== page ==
Plants are generally not good for carbon sequestration. The carbon goes into the plant, mostly from the atmosphere, but later returns to the atmosphere when the plant burns, rots, or is eaten. The exception is plant carbon that enters the soil. This was actually the source of all that sequestered carbon in the form of oil and gas that accumulated over millions of years.
This happens in the oceans as well, with a certain amount of carbon capture always happening, moving through plants, shells, deposits on the sea floor, subduction, and carbonate mineral production (like chalk). Both of these are the main compartment of long-term carbon sequestration on Earth.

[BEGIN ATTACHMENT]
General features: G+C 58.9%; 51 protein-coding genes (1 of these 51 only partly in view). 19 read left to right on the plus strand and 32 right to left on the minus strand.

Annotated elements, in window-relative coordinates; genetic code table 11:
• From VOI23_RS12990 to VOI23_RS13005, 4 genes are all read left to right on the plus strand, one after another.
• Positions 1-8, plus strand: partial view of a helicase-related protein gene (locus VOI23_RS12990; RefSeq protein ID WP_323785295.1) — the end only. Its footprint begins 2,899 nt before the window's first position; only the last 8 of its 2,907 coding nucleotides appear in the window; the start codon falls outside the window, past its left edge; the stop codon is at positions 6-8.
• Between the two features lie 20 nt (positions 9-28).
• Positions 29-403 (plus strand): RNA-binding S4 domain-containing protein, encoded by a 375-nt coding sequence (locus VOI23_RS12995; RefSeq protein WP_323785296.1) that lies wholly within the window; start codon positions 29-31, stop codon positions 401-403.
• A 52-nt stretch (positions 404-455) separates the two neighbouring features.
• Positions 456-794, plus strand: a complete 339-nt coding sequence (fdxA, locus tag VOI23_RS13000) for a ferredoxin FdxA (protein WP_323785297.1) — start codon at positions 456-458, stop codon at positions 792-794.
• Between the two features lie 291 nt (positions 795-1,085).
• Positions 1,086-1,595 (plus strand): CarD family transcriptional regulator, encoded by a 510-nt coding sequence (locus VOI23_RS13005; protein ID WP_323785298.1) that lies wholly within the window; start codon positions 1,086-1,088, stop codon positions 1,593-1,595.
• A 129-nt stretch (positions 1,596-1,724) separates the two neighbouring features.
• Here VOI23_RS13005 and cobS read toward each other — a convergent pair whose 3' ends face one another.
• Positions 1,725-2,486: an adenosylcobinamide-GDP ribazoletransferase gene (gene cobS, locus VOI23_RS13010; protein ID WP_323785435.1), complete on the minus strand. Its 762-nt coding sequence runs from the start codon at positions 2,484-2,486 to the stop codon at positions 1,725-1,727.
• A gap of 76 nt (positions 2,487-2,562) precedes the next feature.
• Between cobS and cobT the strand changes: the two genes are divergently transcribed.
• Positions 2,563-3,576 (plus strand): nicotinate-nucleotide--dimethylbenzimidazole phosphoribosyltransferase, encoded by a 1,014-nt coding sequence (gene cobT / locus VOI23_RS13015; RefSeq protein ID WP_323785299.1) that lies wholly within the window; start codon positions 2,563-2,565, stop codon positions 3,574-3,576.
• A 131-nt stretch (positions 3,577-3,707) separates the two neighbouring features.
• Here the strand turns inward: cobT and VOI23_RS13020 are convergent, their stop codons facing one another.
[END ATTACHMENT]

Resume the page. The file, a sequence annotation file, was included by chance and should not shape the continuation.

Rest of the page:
Rain forest is very poor at carbon sequestration because all the nutrients are in the standing plant biomass. Burn that, and the soil is pretty barren. Plant a few years of crops and take away the nutrients and you end up with very infertile soil. Going through an enrichment process with grasses, nitrogen fixers, cattle, compost, etc. might make the rain forest -> agricultural land conversion work.